Recovery Strategy for the Vancouver Lamprey (Lampetra macrostoma) in Canada (Final)
- 1. Description of the Species
- 2. Description of Needs of the Species
- 3. Threats
- 4. Habitat Trends
- 5. Habitat Protection
- 6. Critical Habitat
- 7. Recovery Goal
- 8. Recovery Objectives
- 9. Approaches to Meeting Recovery Objectives
- 10. Anticipated Conflicts or Challenges
- 11. Recovery Feasibility
- 12. Recommended Approach / Scale for Recovery
- 13. Knowledge Gaps
- 14. Actions Already Complete and/or Underway
- 15. Statement of when Action Plans will be Completed
- 16. References Cited
- Appendix I - Record of Cooperation and Consultation
10. Anticipated Conflicts or Challenges
Vancouver lamprey are currently of little or no economic value, and this is unlikely to change. By contrast there are other public, private and commercial interests in watersheds in which the species resides. These interests include forestry, water extraction for industrial and residential use, roads, residential and recreational property development, and recreational fishing, boating, and swimming. It is possible that mitigating threats to lampreys will conflict with development pressures. Recovery of the species will therefore benefit from stewardship and specific research over the long-term. It is important to understand that many of the threats to Vancouver lamprey can be reduced but not eliminated.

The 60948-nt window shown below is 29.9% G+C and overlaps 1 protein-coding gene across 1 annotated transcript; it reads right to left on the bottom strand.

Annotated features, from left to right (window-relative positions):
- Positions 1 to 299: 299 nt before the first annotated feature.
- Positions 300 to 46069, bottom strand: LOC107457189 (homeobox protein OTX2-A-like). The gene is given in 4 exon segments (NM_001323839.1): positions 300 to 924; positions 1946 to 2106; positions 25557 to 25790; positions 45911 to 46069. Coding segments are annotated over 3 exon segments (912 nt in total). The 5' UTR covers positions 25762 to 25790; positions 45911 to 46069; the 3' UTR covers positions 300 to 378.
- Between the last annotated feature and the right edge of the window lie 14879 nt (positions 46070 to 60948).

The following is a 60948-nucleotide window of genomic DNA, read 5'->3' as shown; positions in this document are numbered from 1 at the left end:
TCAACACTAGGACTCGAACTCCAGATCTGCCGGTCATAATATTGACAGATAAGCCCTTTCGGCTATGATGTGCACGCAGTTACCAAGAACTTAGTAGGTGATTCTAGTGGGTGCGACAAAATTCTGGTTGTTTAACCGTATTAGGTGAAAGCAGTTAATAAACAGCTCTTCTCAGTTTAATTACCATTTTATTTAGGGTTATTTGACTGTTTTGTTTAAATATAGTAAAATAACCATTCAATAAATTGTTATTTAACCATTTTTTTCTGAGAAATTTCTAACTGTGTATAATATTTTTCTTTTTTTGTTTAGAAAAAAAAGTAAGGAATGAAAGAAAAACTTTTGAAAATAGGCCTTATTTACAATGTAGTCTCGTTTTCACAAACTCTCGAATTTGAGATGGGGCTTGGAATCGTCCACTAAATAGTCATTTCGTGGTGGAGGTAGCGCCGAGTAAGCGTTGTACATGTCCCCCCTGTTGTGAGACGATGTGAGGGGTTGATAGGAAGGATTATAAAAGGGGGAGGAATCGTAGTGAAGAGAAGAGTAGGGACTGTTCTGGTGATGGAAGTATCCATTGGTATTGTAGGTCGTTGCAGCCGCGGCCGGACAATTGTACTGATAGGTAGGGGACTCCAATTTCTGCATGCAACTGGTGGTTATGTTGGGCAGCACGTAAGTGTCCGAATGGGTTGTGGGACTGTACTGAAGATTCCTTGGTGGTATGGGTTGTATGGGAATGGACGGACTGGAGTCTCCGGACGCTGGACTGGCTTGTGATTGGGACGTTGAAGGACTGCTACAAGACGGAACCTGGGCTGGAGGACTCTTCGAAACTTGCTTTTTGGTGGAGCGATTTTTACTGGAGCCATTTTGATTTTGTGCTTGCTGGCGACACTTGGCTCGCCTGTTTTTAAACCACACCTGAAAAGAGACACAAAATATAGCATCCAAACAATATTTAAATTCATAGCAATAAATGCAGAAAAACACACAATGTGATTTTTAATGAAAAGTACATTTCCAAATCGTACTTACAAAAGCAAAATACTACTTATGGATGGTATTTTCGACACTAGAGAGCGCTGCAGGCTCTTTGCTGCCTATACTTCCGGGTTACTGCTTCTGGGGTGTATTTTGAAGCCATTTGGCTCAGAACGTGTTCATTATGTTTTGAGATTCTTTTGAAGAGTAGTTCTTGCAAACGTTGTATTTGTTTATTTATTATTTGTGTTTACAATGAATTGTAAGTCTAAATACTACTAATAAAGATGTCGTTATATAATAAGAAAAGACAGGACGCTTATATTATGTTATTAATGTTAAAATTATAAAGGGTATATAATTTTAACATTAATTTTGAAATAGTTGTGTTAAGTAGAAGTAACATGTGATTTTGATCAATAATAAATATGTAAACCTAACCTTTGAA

10.1 Potential Management Impacts for Other Species
Vancouver lamprey are parasitic and have the potential to affect the abundance of other fish species, including salmonids (Beamish 1982). Thus, the introduction of this species into other watersheds is not recommended. No goal of establishing this species in other watersheds has been put forward.
It is unlikely that recovery efforts aimed at Vancouver lamprey will have a significant negative effect on other fish or wildlife species indigenous to Cowichan or Mesachie lakes and this could be monitored through the trends in abundance of prey species and parasitic scarring rates. Numeric enhancement of the species is not being recommended, and protection of lamprey habitats will likely benefit other species too.
- Date Modified: